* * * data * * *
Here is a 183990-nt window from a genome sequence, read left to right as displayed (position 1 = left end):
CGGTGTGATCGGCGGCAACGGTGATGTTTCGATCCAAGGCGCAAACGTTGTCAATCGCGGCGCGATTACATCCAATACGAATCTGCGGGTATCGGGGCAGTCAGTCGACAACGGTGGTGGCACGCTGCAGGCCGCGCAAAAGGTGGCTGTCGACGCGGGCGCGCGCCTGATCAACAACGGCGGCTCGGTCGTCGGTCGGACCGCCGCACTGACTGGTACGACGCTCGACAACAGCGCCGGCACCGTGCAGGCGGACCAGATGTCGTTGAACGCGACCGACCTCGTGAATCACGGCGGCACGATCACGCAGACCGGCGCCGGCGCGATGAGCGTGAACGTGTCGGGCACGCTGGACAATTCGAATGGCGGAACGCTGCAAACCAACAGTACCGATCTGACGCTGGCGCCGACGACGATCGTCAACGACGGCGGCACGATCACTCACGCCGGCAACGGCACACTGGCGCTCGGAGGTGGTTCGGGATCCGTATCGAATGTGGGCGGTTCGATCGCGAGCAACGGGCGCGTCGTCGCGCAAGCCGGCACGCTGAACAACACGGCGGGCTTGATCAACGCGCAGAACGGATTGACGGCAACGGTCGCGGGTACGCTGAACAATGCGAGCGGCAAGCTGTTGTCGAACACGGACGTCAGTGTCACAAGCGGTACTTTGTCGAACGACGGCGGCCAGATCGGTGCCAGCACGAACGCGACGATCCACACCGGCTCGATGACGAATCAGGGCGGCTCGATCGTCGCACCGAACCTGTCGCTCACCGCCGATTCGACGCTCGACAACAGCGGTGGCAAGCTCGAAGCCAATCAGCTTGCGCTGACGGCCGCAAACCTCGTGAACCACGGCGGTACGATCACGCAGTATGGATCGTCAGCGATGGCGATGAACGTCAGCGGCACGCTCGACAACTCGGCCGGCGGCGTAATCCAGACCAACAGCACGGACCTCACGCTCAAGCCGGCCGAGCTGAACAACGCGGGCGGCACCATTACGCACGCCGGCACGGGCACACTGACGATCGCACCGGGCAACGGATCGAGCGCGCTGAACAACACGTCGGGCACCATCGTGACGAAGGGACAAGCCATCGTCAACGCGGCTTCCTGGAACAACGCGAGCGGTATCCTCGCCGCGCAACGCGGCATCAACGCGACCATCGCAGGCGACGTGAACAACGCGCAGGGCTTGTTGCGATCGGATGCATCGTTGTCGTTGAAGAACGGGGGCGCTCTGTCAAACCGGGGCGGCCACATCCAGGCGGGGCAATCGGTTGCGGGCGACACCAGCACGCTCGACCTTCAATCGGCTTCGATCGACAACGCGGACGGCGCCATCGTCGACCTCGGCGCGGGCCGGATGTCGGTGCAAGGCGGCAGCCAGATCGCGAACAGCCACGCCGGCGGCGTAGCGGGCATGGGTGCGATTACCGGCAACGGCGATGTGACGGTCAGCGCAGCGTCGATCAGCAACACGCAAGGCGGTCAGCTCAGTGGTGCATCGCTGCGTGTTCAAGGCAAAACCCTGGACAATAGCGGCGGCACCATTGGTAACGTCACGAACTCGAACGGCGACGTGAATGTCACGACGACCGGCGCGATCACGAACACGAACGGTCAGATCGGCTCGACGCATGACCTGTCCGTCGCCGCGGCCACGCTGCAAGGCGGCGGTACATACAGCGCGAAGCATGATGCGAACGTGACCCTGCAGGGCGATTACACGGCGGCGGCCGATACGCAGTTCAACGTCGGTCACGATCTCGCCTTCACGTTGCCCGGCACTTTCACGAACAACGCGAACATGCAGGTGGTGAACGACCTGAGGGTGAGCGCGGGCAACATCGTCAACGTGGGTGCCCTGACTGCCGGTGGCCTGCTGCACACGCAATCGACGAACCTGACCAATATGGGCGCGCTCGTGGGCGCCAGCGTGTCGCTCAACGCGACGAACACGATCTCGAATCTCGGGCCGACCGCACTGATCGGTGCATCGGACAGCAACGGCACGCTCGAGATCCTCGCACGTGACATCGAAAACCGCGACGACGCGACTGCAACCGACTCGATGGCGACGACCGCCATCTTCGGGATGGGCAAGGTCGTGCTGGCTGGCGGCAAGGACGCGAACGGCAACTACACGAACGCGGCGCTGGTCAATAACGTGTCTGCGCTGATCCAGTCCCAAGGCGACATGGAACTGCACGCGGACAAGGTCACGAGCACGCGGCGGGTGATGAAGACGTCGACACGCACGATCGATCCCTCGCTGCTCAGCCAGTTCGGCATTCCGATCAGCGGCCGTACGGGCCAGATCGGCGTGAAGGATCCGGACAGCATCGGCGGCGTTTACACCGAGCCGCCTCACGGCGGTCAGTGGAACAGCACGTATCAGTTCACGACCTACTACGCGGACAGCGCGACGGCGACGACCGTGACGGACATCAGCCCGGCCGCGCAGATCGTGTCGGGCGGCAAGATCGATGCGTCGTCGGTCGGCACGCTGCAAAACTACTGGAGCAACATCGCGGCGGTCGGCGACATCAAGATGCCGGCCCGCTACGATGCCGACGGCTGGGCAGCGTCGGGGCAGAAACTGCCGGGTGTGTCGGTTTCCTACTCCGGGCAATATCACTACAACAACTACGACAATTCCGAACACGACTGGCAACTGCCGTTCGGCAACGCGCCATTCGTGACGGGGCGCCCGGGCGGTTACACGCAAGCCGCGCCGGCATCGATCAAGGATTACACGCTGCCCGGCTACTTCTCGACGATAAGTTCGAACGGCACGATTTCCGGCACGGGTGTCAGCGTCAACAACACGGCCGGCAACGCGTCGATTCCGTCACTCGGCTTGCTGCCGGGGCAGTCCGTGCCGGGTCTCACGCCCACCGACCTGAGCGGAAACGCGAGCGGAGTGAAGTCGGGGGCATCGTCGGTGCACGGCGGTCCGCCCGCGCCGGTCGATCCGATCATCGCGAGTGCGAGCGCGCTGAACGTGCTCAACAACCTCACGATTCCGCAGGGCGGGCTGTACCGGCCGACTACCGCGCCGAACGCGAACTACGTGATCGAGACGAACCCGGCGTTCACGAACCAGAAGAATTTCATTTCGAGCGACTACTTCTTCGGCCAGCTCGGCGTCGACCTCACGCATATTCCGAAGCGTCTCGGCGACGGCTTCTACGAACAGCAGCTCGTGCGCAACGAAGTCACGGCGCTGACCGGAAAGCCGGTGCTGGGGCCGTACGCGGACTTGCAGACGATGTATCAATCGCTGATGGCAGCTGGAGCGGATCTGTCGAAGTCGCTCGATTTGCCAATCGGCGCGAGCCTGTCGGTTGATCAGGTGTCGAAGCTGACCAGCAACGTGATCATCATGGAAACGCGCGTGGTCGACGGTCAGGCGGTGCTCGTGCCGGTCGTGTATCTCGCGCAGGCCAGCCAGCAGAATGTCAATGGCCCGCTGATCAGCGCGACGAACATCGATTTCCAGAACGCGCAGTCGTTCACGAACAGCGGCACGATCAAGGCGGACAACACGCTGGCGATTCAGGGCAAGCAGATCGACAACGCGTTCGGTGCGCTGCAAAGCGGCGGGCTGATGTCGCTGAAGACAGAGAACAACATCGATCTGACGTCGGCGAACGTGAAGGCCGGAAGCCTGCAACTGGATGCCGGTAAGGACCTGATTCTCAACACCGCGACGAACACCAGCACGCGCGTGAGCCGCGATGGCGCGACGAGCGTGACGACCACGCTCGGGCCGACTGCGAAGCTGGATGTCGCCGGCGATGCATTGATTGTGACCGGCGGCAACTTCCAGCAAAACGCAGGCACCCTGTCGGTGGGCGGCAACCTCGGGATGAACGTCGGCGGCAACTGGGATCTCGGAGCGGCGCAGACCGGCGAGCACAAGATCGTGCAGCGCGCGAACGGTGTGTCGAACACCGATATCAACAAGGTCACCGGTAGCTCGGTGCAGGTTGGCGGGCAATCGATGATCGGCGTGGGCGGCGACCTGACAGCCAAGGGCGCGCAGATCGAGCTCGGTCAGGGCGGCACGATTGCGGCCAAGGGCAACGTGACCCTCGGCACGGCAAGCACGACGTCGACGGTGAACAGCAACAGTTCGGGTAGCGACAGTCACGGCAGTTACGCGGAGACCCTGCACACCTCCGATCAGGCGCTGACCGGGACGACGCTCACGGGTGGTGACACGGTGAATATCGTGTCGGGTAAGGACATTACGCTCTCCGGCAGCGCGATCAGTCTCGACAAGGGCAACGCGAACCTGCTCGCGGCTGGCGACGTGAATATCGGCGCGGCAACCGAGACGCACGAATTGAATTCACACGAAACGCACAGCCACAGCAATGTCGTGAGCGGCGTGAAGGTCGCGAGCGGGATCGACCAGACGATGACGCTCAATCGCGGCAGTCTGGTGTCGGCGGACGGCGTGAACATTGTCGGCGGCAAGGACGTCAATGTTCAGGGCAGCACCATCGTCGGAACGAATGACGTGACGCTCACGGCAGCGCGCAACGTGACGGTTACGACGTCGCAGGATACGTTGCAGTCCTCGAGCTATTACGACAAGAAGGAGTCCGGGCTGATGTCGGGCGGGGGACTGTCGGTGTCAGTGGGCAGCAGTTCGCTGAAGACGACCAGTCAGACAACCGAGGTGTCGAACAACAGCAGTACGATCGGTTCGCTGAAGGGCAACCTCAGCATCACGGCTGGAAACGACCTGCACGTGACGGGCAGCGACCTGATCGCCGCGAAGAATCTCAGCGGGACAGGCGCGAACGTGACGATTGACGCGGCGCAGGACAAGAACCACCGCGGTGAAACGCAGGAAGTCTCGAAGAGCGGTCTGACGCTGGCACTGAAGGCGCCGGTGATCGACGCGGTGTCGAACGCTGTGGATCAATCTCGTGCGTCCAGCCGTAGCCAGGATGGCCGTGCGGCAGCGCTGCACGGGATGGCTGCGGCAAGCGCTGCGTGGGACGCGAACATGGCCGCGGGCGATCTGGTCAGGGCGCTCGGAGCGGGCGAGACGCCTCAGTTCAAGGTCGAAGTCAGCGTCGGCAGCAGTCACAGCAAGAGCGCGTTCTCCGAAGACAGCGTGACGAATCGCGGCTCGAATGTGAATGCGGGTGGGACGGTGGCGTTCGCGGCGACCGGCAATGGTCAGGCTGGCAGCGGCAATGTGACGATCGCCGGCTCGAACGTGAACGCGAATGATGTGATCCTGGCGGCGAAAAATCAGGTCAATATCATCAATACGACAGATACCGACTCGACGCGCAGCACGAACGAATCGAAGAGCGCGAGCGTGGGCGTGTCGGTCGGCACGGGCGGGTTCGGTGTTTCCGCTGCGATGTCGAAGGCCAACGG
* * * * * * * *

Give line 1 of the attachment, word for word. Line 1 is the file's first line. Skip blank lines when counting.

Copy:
Here is a 183990-nt window from a genome sequence, read left to right as displayed (position 1 = left end):